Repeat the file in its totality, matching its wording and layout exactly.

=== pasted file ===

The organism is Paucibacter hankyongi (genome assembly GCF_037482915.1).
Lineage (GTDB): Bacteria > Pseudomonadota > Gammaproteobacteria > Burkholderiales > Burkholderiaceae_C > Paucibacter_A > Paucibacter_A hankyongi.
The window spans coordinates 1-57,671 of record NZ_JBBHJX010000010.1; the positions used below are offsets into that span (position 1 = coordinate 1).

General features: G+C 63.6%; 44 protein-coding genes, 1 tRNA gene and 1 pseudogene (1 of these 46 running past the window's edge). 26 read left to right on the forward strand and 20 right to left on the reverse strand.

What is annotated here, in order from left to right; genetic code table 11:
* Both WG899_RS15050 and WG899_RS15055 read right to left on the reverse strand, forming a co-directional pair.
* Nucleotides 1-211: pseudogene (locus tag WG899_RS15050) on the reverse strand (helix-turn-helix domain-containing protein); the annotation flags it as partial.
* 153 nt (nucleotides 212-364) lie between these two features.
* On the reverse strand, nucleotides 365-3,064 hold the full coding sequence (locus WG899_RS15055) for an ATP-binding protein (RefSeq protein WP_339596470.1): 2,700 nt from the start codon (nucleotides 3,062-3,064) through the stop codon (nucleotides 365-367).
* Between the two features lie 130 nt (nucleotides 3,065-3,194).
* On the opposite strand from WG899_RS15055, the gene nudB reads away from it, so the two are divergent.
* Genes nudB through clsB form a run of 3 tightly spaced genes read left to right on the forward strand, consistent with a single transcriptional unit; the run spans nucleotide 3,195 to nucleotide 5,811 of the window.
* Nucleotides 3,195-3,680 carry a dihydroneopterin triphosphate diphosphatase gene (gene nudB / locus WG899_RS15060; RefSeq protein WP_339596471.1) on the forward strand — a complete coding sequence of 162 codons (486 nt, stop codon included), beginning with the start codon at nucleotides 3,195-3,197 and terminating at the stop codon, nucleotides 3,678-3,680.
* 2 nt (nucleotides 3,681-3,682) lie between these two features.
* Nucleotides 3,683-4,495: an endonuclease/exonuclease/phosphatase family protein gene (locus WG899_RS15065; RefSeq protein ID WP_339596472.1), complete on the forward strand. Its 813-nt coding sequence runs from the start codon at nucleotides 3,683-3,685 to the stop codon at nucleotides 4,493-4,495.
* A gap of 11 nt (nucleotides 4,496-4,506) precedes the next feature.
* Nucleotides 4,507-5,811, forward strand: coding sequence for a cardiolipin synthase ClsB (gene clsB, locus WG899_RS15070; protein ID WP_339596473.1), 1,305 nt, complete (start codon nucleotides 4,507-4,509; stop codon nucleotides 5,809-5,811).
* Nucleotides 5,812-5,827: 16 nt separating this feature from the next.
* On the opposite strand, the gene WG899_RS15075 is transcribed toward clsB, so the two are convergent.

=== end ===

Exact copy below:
The organism is Paucibacter hankyongi (genome assembly GCF_037482915.1).
Lineage (GTDB): Bacteria > Pseudomonadota > Gammaproteobacteria > Burkholderiales > Burkholderiaceae_C > Paucibacter_A > Paucibacter_A hankyongi.
The window spans coordinates 1-57,671 of record NZ_JBBHJX010000010.1; the positions used below are offsets into that span (position 1 = coordinate 1).

General features: G+C 63.6%; 44 protein-coding genes, 1 tRNA gene and 1 pseudogene (1 of these 46 running past the window's edge). 26 read left to right on the forward strand and 20 right to left on the reverse strand.

What is annotated here, in order from left to right; genetic code table 11:
* Both WG899_RS15050 and WG899_RS15055 read right to left on the reverse strand, forming a co-directional pair.
* Nucleotides 1-211: pseudogene (locus tag WG899_RS15050) on the reverse strand (helix-turn-helix domain-containing protein); the annotation flags it as partial.
* 153 nt (nucleotides 212-364) lie between these two features.
* On the reverse strand, nucleotides 365-3,064 hold the full coding sequence (locus WG899_RS15055) for an ATP-binding protein (RefSeq protein WP_339596470.1): 2,700 nt from the start codon (nucleotides 3,062-3,064) through the stop codon (nucleotides 365-367).
* Between the two features lie 130 nt (nucleotides 3,065-3,194).
* On the opposite strand from WG899_RS15055, the gene nudB reads away from it, so the two are divergent.
* Genes nudB through clsB form a run of 3 tightly spaced genes read left to right on the forward strand, consistent with a single transcriptional unit; the run spans nucleotide 3,195 to nucleotide 5,811 of the window.
* Nucleotides 3,195-3,680 carry a dihydroneopterin triphosphate diphosphatase gene (gene nudB / locus WG899_RS15060; RefSeq protein WP_339596471.1) on the forward strand — a complete coding sequence of 162 codons (486 nt, stop codon included), beginning with the start codon at nucleotides 3,195-3,197 and terminating at the stop codon, nucleotides 3,678-3,680.
* 2 nt (nucleotides 3,681-3,682) lie between these two features.
* Nucleotides 3,683-4,495: an endonuclease/exonuclease/phosphatase family protein gene (locus WG899_RS15065; RefSeq protein ID WP_339596472.1), complete on the forward strand. Its 813-nt coding sequence runs from the start codon at nucleotides 3,683-3,685 to the stop codon at nucleotides 4,493-4,495.
* A gap of 11 nt (nucleotides 4,496-4,506) precedes the next feature.
* Nucleotides 4,507-5,811, forward strand: coding sequence for a cardiolipin synthase ClsB (gene clsB, locus WG899_RS15070; protein ID WP_339596473.1), 1,305 nt, complete (start codon nucleotides 4,507-4,509; stop codon nucleotides 5,809-5,811).
* Nucleotides 5,812-5,827: 16 nt separating this feature from the next.
* On the opposite strand, the gene WG899_RS15075 is transcribed toward clsB, so the two are convergent.